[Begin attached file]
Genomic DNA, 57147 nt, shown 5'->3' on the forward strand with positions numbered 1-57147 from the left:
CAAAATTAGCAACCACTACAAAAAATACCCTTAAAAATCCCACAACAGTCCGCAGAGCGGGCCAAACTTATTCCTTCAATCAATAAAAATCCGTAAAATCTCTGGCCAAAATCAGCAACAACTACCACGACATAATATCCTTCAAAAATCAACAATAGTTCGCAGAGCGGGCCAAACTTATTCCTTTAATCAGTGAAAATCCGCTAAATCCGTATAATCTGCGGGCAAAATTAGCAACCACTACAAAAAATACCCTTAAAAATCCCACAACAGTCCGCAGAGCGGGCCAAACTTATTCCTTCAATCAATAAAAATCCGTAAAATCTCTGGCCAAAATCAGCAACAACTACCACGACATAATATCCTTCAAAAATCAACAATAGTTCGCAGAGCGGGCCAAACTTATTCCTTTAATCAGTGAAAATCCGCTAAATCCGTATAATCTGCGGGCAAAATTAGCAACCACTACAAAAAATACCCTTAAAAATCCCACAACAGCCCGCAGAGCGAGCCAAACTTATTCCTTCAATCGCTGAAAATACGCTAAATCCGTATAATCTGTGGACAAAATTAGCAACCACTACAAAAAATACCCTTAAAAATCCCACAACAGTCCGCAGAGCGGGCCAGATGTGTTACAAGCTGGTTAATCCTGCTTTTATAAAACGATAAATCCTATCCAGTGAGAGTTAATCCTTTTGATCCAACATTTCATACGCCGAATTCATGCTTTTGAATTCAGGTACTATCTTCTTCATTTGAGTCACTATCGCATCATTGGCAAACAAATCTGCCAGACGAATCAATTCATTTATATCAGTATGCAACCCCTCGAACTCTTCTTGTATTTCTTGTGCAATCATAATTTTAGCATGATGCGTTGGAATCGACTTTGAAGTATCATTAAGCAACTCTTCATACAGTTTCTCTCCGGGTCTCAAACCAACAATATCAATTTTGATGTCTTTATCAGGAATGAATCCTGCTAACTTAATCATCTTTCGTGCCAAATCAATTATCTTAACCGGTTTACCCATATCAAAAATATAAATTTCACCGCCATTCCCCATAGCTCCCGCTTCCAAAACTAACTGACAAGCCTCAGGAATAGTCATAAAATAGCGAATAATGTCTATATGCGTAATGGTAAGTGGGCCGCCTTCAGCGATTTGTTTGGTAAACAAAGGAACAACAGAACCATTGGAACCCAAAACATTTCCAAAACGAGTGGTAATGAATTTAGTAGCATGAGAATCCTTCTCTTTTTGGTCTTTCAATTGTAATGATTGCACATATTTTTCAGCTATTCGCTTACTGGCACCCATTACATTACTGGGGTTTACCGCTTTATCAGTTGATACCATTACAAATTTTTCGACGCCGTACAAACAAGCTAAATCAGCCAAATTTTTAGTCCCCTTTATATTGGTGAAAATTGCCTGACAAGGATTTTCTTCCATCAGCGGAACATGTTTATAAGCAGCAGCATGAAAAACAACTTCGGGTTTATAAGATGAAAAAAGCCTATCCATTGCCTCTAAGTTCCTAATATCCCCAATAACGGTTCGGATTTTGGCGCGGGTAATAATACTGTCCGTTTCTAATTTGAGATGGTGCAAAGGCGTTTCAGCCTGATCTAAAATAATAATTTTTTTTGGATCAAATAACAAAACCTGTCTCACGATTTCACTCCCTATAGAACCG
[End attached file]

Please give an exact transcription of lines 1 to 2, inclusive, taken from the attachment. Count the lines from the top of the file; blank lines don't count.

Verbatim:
Genomic DNA, 57147 nt, shown 5'->3' on the forward strand with positions numbered 1-57147 from the left:
CAAAATTAGCAACCACTACAAAAAATACCCTTAAAAATCCCACAACAGTCCGCAGAGCGGGCCAAACTTATTCCTTCAATCAATAAAAATCCGTAAAATCTCTGGCCAAAATCAGCAACAACTACCACGACATAATATCCTTCAAAAATCAACAATAGTTCGCAGAGCGGGCCAAACTTATTCCTTTAATCAGTGAAAATCCGCTAAATCCGTATAATCTGCGGGCAAAATTAGCAACCACTACAAAAAATACCCTTAAAAATCCCACAACAGTCCGCAGAGCGGGCCAAACTTATTCCTTCAATCAATAAAAATCCGTAAAATCTCTGGCCAAAATCAGCAACAACTACCACGACATAATATCCTTCAAAAATCAACAATAGTTCGCAGAGCGGGCCAAACTTATTCCTTTAATCAGTGAAAATCCGCTAAATCCGTATAATCTGCGGGCAAAATTAGCAACCACTACAAAAAATACCCTTAAAAATCCCACAACAGCCCGCAGAGCGAGCCAAACTTATTCCTTCAATCGCTGAAAATACGCTAAATCCGTATAATCTGTGGACAAAATTAGCAACCACTACAAAAAATACCCTTAAAAATCCCACAACAGTCCGCAGAGCGGGCCAGATGTGTTACAAGCTGGTTAATCCTGCTTTTATAAAACGATAAATCCTATCCAGTGAGAGTTAATCCTTTTGATCCAACATTTCATACGCCGAATTCATGCTTTTGAATTCAGGTACTATCTTCTTCATTTGAGTCACTATCGCATCATTGGCAAACAAATCTGCCAGACGAATCAATTCATTTATATCAGTATGCAACCCCTCGAACTCTTCTTGTATTTCTTGTGCAATCATAATTTTAGCATGATGCGTTGGAATCGACTTTGAAGTATCATTAAGCAACTCTTCATACAGTTTCTCTCCGGGTCTCAAACCAACAATATCAATTTTGATGTCTTTATCAGGAATGAATCCTGCTAACTTAATCATCTTTCGTGCCAAATCAATTATCTTAACCGGTTTACCCATATCAAAAATATAAATTTCACCGCCATTCCCCATAGCTCCCGCTTCCAAAACTAACTGACAAGCCTCAGGAATAGTCATAAAATAGCGAATAATGTCTATATGCGTAATGGTAAGTGGGCCGCCTTCAGCGATTTGTTTGGTAAACAAAGGAACAACAGAACCATTGGAACCCAAAACATTTCCAAAACGAGTGGTAATGAATTTAGTAGCATGAGAATCCTTCTCTTTTTGGTCTTTCAATTGTAATGATTGCACATATTTTTCAGCTATTCGCTTACTGGCACCCATTACATTACTGGGGTTTACCGCTTTATCAGTTGATACCATTACAAATTTTTCGACGCCGTACAAACAAGCTAAATCAGCCAAATTTTTAGTCCCCTTTATATTGGTGAAAATTGCCTGACAAGGATTTTCTTCCATCAGCGGAACATGTTTATAAGCAGCAGCATGAAAAACAACTTCGGGTTTATAAGATGAAAAAAGCCTATCCATTGCCTCTAAGTTCCTAATATCCCCAATAACGGTTCGGATTTTGGCGCGGGTAATAATACTGTCCGTTTCTAATTTGAGATGGTGCAAAGGCGTTTCAGCCTGATCTAAAATAATAATTTTTTTTGGATCAAATAACAAAACCTGTCTCACGATTTCACTCCCTATAGAACCG